Sunday, March 27, 2011

up island

I have been hunting and gathering up Island in the Comox Valley and this is what I've found: spicy beans, salsa and sauerkraut from the farm down the road from my dad's land. The farmers were just putting up a new greenhouse in the mud as we walked up, their big, friendly dog trotting along beside us.

Further down the Island highway, we managed to find Woody's wild-flower honey, and locally-roasted coffee beans in Royston.

This was all part of a long weekend we created with my dad to celebrate my birthday. Instead of a cake, we made huckleberry-bramble-buttermilk pancakes for breakfast and sat at the table with quince blossoms dad had forced. Then we went out for lunch. Actually, we went out for a few lunches . . . a couple of cafés so good that I've added them to my favourites in hop & go fetch it. (Look for Courtenay and Cumberland.)

This got me thinking about other favourite restaurants in other cities I've been meaning to add to hop & go fetch it. Finally, this weekend, I put them in. If you're looking for new restaurants in Toronto, Vancouver or Victoria, voilà!

last march: sophisticated marshmallow squares and a soup among friends

Monday, March 14, 2011

grand forks borscht


When I was 10, I met a new best friend. Alison came from a Doukhobor family, and she had just moved to Kelowna from Grand Forks, a little town nestled in the mountains of the West Kootenays of British Columbia.

Doukhobor cooking is, shall we say, not for the faint of heart. The Doukhobors are a pacifist Russian sect who take their anti-violence belief all the way over to not eating meat. But they make up for it with copious amounts of butter and cream.

In fact, their cooking is so amazingly rich that Alison and her family convinced me – a Canadian girl from good meat-eating German-Scottish stock – to become vegetarian.

For 12 years.

Doukhobor food is that good. 

Alas, as is the way of the world when you’re 10, best friends don’t stay best friends for long.

I still dream about the perfect pyrahi – yeasty pockets of dough filled with cottage cheese or peas and drenched with melted butter. And I still make vareniki; think of pierogie-like things, again smothered in butter.

But for a long time, I couldn’t replicate the creamy borscht Alison’s mom made. There are so many different kinds (and spellings) of borscht – with white cabbage and beef bones or pork hocks . . . The list goes on. But none of it was the Doukhobor borscht I longed for – I'm talking dill and cabbage and beets and cream.

Until one fateful day when I was looking through my parents’ old recipe cards and came across a recipe in my mother’s handwriting for Grand Forks borscht. She had written the name “Bea” on the top. I’m not sure who Bea is – I think she might be my mom’s old teaching friend.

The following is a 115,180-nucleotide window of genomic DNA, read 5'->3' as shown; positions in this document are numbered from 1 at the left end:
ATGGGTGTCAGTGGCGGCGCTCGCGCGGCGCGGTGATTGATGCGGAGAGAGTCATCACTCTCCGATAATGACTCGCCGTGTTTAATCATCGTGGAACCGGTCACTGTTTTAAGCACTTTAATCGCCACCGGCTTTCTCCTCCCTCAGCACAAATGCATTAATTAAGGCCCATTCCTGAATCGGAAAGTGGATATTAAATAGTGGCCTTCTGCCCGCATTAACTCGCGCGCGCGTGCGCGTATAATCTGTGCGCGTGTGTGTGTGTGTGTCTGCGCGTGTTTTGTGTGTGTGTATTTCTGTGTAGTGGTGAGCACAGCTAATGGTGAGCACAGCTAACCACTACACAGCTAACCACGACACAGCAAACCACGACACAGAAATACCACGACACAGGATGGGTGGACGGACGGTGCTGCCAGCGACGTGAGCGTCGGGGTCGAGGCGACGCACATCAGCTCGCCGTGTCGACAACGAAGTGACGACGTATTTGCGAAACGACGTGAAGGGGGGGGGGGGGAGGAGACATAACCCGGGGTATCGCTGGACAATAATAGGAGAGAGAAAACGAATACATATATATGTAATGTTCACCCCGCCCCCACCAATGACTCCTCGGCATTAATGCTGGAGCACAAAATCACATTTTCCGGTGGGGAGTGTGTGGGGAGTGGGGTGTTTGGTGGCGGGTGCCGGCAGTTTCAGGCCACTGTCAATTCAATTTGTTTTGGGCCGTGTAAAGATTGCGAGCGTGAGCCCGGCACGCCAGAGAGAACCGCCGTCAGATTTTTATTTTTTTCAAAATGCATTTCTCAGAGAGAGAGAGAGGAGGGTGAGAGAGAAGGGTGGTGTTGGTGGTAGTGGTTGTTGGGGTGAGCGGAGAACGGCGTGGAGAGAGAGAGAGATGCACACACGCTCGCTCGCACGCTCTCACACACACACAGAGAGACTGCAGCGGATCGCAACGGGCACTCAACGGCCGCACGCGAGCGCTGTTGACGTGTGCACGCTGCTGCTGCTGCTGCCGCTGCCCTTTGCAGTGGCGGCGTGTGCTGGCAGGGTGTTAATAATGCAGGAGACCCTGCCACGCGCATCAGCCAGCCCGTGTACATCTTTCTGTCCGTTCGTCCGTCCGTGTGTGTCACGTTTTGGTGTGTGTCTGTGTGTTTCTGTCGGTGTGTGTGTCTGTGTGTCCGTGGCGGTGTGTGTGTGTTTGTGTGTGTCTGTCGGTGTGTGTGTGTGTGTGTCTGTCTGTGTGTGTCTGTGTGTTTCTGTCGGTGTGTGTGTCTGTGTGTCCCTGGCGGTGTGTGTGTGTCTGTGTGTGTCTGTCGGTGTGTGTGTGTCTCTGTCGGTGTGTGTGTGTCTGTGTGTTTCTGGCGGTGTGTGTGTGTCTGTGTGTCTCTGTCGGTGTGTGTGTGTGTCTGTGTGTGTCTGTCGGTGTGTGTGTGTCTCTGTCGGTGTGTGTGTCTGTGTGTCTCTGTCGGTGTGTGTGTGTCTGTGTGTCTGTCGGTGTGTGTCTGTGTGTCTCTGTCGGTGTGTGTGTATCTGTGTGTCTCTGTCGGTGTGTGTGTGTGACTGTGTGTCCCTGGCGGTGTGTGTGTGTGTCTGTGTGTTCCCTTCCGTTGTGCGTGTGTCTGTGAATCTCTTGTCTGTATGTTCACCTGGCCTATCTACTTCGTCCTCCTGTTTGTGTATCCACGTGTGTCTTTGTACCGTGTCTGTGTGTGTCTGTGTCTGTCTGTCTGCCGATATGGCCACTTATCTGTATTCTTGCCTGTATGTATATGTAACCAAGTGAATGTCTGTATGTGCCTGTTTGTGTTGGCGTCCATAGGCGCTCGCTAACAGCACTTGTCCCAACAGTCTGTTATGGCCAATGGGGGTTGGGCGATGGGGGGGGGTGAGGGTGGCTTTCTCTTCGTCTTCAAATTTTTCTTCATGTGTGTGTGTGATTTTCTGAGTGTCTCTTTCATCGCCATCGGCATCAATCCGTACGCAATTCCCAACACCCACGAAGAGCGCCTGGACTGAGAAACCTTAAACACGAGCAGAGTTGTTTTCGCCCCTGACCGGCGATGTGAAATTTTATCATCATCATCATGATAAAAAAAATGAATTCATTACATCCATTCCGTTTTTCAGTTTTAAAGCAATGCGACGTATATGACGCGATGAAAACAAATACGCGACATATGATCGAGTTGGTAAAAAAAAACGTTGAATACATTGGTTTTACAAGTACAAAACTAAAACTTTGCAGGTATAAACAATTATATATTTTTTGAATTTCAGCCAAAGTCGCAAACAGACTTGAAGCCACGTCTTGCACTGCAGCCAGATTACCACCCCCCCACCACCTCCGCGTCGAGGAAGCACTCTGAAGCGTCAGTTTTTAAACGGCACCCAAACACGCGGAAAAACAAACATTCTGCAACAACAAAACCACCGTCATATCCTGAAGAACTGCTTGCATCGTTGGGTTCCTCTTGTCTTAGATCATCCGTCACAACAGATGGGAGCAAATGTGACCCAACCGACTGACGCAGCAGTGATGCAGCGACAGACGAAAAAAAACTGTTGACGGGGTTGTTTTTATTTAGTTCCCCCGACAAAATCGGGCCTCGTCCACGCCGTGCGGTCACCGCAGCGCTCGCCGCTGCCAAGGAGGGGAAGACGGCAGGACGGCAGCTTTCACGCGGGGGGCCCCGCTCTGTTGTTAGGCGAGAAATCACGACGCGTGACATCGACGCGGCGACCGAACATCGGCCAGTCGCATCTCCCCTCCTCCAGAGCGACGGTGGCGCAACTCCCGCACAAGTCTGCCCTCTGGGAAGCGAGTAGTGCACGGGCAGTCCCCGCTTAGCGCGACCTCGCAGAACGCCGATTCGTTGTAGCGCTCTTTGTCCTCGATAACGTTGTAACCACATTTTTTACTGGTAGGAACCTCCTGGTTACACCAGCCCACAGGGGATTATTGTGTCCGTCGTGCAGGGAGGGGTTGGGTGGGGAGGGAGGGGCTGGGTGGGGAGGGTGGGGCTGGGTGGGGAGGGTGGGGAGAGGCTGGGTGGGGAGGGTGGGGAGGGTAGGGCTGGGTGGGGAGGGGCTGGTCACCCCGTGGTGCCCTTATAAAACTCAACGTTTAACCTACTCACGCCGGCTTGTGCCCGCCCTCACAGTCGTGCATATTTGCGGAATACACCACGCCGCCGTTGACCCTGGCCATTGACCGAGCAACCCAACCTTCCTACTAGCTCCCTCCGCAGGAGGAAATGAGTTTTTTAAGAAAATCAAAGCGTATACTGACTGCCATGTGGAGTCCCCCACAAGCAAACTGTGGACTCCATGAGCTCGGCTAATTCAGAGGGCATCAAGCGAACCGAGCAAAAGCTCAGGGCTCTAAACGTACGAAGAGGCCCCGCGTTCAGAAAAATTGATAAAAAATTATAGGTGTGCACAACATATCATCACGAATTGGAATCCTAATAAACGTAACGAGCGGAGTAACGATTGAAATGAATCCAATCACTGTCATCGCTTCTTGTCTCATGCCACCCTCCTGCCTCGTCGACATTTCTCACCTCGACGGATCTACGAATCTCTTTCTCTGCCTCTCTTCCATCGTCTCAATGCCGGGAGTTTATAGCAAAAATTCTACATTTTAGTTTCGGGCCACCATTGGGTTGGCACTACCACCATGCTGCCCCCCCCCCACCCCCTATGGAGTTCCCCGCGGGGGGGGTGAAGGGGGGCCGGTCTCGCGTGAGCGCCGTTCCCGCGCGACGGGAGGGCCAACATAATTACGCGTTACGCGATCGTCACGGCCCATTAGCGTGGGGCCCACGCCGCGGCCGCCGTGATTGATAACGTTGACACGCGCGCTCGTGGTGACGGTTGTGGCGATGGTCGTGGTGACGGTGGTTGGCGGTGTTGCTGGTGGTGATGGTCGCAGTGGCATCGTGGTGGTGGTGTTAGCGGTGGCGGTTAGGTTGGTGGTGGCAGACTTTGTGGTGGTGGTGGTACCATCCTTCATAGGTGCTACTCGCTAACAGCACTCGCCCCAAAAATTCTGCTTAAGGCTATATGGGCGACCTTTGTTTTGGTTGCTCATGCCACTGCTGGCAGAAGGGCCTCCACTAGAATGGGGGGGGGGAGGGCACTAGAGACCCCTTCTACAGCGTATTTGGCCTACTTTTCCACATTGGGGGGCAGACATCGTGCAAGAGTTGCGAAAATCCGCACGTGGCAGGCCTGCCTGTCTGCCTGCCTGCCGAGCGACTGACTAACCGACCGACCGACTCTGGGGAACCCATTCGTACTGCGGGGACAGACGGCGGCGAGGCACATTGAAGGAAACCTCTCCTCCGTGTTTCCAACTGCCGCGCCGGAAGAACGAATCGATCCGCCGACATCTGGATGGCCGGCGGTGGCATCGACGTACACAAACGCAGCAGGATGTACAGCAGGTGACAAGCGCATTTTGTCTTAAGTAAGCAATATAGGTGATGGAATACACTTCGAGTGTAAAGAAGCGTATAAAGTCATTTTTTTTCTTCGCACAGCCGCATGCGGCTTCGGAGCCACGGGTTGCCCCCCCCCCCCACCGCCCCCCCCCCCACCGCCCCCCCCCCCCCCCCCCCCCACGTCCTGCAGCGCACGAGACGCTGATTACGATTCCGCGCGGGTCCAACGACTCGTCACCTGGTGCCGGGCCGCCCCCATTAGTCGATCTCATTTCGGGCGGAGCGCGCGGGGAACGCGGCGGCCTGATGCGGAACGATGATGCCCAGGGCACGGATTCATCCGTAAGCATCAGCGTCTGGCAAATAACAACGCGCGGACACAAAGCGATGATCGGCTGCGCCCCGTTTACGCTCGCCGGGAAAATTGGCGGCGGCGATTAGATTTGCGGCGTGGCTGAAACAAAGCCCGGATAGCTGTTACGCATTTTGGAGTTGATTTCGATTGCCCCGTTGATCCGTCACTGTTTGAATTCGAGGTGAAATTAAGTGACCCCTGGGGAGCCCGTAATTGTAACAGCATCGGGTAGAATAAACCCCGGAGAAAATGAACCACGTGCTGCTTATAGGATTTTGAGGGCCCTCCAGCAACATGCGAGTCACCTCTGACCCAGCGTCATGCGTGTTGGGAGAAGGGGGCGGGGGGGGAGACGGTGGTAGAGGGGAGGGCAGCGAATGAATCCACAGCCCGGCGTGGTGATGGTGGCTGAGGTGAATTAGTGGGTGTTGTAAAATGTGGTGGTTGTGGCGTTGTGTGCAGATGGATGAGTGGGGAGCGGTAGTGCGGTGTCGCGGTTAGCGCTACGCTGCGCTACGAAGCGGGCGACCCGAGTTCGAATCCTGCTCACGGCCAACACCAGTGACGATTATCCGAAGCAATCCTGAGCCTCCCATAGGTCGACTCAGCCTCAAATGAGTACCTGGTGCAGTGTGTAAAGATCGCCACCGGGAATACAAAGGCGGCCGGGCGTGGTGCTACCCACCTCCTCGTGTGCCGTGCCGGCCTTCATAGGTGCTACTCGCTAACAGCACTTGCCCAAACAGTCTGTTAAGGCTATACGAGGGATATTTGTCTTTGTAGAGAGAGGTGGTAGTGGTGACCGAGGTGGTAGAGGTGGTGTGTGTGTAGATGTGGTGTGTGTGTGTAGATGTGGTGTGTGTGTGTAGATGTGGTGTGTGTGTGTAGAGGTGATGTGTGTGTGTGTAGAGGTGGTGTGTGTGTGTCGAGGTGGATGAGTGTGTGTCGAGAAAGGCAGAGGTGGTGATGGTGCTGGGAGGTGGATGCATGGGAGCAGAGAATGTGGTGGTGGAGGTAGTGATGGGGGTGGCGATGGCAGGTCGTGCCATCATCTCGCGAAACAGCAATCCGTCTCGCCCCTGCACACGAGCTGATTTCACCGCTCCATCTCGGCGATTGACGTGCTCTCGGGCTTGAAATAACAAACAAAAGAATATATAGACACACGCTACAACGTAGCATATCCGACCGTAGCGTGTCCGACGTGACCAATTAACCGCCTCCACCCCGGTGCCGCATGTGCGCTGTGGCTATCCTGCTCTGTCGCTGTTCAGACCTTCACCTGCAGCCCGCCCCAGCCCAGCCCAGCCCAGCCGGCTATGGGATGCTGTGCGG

The recipe was strange. It called for dill and mashed potatoes and copious amounts of butter and cream, and leaving it out at room temperature over night . . . But it was from Grand Forks. And it called for copious amounts of butter and cream. This, I thought, was a good sign.

And it is. This is the soup I have been missing since I was 12.

Grand Forks borscht is now a winter standard at our house. The recipe makes enough to feed a small army – invariably, I end up splitting it into two large pots halfway through cooking. But it is so very, very comforting and creamy on a cold rainy day. It’s definitely hearty enough for dinner and perfect in your lunch the next day, or frozen to grace a lunch later on. It might even make you consider becoming a vegetarian. 

last march: dahl for dinner, dahling and canadian boterkoek 

grand forks borscht

feeds 10 – 12 hungry people

4 large potatoes, chopped
salt and peper
1/2 – 1 c. whipping cream
3/4 c. – 1 1/4 c. butter
1 large beet, grated
3 large carrots, chopped
3 – 4 sticks celery, chopped
20 – 28 oz. (600 – 825 ml.) diced tomato (canned or fresh)
lots of dill, chopped
3 onions, chopped finely
4 cloves garlic, chopped
1/2 head of purple cabbage, chopped

Boil the potatoes in a large soup pot with lots of salted water. When they are tender, use a slotted spoon to scoop them out into another bowl. Mash them with 1/2 – 1 c. cream and 1/4 – 1/2 c. butter. Season with salt and pepper. Set aside.

Throw the beet, carrots, celery, tomatoes and dill into the potato water and bring to a simmer. After they’ve cooked a few minutes, taste the vegetables and decide if you’d like to add another 1/2 tsp. of salt. Boil until tender.

While the vegetables are boiling, heat a large frying pan over medium heat. Melt the butter and fry the onion and garlic until it’s soft.

If you have another pan at this time, also heat it over medium heat. Melt the butter and fry the cabbage until it has softened.

When the boiling vegetables are soft, throw in the onion, garlic and cabbage. Add more water if you don't have enough stock. Simmer until everything is a soft as you like it in a soup. Stir in the mashed potatoes. Taste and add more salt and pepper as necessary.

Serve. Or, if you follow the original recipe, let stand at room temperature all day or overnight; then heat and serve.

Also freezes well, if you don’t have 10 – 12 people to feed immediately.